Original article by: Macau Hub
Macau has attractive conditions for foreign investors, particularly for setting up companies and for the transit of goods, according to a market study by the Portuguese agency for the promotion of foreign trade, AICEP Portugal Global.
“Macau is characterised by a free-port policy and a free-market economic system, with an attractive business environment for investment and business start-ups that benefit from a simplified and agile regime with respect to the formalities to be followed by the promoters,” said the AICEP market sheet, published at the end of July.
The agency also noted the possibility of obtaining incentives, of a fiscal and financial nature, through the subsidised interest scheme for business financing.
Tax exemptions will be granted through a well-founded request from the people concerned, to the investment projects “which meet at least one of the following criteria: promote economic diversification; Growth in exports to new markets; Increase the added value of products and contribute to technological modernisation.”
The market study also refers to the support structures run by the Macau Trade and Investment Promotion Institute (IPIM) – the Macau Business Support Centre, which offers various logistics facilities and the “One Stop Service,” which offers a complete set of services to facilitate investment processes.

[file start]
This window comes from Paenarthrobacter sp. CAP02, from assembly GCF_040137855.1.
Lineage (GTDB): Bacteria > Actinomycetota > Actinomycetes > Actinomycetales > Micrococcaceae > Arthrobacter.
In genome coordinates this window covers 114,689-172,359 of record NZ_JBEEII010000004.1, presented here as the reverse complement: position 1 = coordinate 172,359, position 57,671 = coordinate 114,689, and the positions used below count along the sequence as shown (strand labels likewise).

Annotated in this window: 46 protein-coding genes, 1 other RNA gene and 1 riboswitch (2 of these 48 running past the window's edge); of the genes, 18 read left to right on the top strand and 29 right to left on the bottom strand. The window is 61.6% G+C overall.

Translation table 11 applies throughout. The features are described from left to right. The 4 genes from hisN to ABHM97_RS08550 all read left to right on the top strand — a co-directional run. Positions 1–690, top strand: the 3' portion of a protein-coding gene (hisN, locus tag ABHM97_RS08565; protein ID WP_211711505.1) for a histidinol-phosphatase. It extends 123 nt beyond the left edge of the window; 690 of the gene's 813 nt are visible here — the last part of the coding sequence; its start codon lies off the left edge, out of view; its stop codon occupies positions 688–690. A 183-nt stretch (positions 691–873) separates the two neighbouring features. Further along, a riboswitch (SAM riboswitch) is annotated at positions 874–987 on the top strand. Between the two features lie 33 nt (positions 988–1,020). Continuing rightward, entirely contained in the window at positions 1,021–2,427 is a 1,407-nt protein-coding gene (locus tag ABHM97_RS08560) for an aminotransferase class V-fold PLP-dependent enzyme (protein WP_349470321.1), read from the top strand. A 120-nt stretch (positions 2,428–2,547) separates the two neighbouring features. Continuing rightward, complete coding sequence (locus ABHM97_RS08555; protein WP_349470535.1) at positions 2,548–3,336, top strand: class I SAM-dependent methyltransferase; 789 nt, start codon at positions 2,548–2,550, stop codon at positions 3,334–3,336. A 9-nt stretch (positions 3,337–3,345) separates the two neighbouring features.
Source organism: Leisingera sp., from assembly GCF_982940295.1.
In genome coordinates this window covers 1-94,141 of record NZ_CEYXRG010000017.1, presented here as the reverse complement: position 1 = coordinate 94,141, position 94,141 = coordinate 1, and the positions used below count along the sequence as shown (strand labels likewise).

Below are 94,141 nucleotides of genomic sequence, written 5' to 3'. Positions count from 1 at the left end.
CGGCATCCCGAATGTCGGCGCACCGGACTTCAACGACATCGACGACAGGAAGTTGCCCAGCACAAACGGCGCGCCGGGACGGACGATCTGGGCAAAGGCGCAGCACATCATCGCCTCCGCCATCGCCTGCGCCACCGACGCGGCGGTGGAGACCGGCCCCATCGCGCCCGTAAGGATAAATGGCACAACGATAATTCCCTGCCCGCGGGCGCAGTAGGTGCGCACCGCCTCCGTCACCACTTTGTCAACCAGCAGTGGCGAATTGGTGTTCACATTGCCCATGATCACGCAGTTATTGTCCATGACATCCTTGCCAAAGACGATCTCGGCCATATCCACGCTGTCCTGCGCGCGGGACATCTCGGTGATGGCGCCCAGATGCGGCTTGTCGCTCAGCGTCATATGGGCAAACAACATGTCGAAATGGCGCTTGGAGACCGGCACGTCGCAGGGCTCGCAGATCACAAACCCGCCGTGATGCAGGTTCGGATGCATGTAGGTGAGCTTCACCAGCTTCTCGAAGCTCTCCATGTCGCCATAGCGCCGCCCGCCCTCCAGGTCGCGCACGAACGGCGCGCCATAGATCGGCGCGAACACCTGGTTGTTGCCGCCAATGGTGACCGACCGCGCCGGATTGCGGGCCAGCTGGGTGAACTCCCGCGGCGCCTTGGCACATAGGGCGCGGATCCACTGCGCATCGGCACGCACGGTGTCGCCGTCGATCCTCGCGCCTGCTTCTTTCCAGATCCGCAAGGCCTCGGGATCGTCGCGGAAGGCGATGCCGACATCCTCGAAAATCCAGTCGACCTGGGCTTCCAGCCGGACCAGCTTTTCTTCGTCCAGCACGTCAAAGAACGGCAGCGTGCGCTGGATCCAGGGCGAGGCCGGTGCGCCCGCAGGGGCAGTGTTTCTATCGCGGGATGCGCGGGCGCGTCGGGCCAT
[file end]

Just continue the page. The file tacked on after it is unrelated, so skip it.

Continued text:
In relation to the General Import Regime, the study notes that “goods may be imported freely, provided they are accompanied by the documentation required for the category of products concerned,” and after proper inspection by the competent authorities.
Despite the existing facilities, statistics indicate that, in the context of Portuguese international trade in goods and services, Macau accounts for less than 0.1% of total exports and imports, albeit with a growing trend.
The value of Portuguese exports to Macau was 32.8 million euros in 2012 and increased to 56.6 million euros in 2016, registering an average annual growth in that period of 15.7%.
The structure of Portugal’s exports to Macau was concentrated on mineral fuels (31.2% of the total in 2016), followed by food products (26.0%), machinery and equipment (17.2%), agricultural products (11.2%) and chemicals (10.2%) – these first five product groups together accounted for about 96% of sales of goods.
Regarding the direct investment flows of Portugal in Macau, the data cited in the study show inconsistency: from 238.2 million euros in 2012 to a negative value in 2013 (-300.2 million euros), increasing in 2014 and 2015 (9.3 million and 52.7 million euros, respectively) and again presented a negative amount in 2016 (-20.8 million euros).
Portugal’s accumulated direct investment in Macau amounted to 868.6 million euros in December 2016, representing 1.6% of the total value of Portugal’s foreign direct investment (IDPE), and in March 2017 it was 859.1 million euros, maintaining its weight in IDPE.